Lincoln High School

CBRE, Heery, and Seattle Public Schools
Seattle, WA

Historic Building Modernization

WJE performed a facade condition survey of the masonry and terra cotta and subsequently developed restoration recommendations and a ten-year maintenance plan based on the findings, which served as a roadmap for Bassetti Architects to develop construction documents. WJE then served as the building envelope consultant, performing a peer review of Bassetti’s repair design and construction observation services for the installation of new roofing assemblies and repair of the masonry facade, including replacement of more than four hundred windows.


Constructed in 1906, Lincoln High School is named after Abraham Lincoln. The school was closed in 1981 and, for many years, while not in regular use, the buildings were used to temporarily house schools undergoing their own renovations. In 2017–2019, Seattle Public Schools, supported by CBRE and Heery, sought to rehabilitate the aging school so that its own students could again be welcomed through its doors.


WJE’s hands on and practical approach included up-close evaluation of mock-ups and installed systems and working directly with Bassetti Architects and the general contractor, Lydig Construction, to overcome the challenges of transitioning modern flashings and weather resistive barriers into existing historic materials. When the construction team found the historic brick and terra cotta substrate at window openings too rough and irregular to accept the specified stainless steel and self-adhered membrane flashing, WJE worked with the contractors and supplier technical representatives to implement a fluid-applied window flashing material that allowed for a seamless transition between new and existing elements.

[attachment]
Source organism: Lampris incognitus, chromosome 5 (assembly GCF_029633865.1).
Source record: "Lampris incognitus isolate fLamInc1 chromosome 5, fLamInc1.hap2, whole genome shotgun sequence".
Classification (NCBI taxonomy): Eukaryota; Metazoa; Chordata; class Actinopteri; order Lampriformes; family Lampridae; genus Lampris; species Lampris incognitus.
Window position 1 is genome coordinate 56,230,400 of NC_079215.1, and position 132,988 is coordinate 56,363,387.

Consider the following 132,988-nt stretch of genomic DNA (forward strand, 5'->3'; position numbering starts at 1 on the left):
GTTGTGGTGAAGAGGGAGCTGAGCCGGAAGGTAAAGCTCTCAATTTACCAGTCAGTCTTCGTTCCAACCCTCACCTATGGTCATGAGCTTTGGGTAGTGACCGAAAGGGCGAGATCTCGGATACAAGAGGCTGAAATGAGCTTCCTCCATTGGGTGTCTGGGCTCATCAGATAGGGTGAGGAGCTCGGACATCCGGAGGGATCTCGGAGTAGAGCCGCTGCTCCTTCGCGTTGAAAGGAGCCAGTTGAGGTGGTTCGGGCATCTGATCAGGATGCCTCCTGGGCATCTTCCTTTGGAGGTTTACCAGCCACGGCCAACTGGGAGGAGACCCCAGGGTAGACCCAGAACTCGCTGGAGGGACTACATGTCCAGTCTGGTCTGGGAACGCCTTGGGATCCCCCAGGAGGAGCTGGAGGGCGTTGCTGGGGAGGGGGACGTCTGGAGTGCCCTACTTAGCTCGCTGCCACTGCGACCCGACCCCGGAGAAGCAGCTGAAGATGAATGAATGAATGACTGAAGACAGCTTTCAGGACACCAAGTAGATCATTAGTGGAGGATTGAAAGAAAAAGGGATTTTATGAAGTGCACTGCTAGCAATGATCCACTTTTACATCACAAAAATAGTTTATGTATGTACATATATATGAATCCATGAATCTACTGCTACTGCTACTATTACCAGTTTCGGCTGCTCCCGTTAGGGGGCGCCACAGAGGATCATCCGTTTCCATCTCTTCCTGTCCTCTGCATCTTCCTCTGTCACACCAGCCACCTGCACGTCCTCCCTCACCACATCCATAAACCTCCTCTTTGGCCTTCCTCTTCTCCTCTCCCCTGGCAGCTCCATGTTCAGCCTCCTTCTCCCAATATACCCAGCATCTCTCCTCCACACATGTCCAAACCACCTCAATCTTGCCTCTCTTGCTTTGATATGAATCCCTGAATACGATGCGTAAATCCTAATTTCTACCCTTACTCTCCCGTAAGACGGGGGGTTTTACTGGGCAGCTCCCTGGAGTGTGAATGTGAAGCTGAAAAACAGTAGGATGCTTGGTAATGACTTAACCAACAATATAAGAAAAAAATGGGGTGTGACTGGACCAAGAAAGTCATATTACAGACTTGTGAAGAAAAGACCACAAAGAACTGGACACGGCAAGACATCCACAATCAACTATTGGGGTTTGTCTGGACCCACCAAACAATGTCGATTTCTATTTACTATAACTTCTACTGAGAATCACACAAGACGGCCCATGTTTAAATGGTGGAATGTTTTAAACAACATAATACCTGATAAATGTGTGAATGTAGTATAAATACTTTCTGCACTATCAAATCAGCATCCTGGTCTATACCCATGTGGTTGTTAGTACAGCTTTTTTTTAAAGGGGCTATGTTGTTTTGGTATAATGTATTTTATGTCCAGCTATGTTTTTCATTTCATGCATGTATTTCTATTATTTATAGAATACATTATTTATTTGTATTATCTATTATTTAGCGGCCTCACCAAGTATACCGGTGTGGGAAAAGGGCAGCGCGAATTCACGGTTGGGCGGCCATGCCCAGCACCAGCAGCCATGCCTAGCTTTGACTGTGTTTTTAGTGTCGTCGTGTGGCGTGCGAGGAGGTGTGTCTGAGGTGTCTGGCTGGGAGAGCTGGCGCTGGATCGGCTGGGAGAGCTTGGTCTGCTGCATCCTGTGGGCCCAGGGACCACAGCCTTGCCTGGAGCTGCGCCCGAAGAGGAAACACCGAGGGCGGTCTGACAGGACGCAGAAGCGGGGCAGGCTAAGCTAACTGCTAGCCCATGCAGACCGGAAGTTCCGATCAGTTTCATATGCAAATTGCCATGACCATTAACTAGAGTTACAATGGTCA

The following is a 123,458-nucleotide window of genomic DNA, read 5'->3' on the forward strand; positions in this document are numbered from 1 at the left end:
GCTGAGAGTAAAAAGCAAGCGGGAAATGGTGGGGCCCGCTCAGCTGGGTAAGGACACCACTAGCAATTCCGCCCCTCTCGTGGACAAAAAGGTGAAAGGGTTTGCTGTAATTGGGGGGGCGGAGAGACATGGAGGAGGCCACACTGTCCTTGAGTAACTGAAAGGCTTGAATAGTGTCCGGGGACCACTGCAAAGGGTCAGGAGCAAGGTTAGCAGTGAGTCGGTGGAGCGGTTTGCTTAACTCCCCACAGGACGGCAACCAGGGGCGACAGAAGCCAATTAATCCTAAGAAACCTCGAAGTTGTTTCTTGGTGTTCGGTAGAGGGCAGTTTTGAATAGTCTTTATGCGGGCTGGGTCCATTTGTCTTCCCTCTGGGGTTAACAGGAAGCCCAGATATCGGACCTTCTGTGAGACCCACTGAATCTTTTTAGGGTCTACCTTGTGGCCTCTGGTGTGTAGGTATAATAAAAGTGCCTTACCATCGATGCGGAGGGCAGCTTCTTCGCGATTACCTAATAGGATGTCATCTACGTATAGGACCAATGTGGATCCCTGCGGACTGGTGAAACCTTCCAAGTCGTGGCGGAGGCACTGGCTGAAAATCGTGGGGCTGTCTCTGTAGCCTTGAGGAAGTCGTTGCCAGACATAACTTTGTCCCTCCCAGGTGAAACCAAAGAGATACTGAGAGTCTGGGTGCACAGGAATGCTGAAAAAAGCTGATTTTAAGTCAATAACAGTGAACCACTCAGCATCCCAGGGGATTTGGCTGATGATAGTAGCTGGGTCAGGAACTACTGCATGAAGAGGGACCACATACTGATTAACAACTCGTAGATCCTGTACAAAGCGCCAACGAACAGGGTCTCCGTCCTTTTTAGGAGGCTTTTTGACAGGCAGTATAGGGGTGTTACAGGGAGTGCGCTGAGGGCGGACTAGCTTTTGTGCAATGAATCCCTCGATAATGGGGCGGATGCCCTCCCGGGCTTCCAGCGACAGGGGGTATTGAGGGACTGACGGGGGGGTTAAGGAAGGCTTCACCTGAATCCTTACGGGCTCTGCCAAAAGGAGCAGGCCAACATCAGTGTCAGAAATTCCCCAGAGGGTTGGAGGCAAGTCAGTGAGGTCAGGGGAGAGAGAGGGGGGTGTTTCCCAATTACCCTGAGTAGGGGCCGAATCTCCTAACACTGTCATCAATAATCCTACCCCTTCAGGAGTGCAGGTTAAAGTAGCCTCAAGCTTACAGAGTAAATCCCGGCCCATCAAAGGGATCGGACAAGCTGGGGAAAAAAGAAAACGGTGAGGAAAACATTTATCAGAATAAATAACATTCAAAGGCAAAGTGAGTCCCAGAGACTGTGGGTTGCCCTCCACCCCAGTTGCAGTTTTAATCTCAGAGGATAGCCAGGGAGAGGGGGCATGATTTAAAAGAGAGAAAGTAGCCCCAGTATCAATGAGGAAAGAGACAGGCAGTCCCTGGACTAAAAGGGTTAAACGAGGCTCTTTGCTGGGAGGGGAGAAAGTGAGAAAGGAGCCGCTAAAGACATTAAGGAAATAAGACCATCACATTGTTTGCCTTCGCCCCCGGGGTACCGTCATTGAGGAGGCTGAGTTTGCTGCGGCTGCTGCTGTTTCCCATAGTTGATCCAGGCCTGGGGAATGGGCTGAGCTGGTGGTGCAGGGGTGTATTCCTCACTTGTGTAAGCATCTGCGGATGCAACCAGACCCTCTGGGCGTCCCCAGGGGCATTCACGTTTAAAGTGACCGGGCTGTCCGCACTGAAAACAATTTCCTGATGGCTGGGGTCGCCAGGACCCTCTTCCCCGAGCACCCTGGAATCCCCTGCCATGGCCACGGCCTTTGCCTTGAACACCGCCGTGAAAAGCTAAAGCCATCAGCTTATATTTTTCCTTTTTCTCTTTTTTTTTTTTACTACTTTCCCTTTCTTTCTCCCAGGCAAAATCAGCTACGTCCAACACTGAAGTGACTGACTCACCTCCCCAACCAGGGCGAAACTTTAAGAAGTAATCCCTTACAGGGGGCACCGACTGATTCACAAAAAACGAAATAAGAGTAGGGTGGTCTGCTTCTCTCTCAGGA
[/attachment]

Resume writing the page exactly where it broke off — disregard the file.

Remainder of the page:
WJE’s solutions will protect the building from water and air infiltration for years to come, providing a safe and healthy learning environment for Seattle students, faculty, and staff. Lincoln High School successfully reopened its doors in September 2019, and this outstanding rehabilitation project received Historic Seattle’s 2020 Beth Chave Best Rehabilitation Award.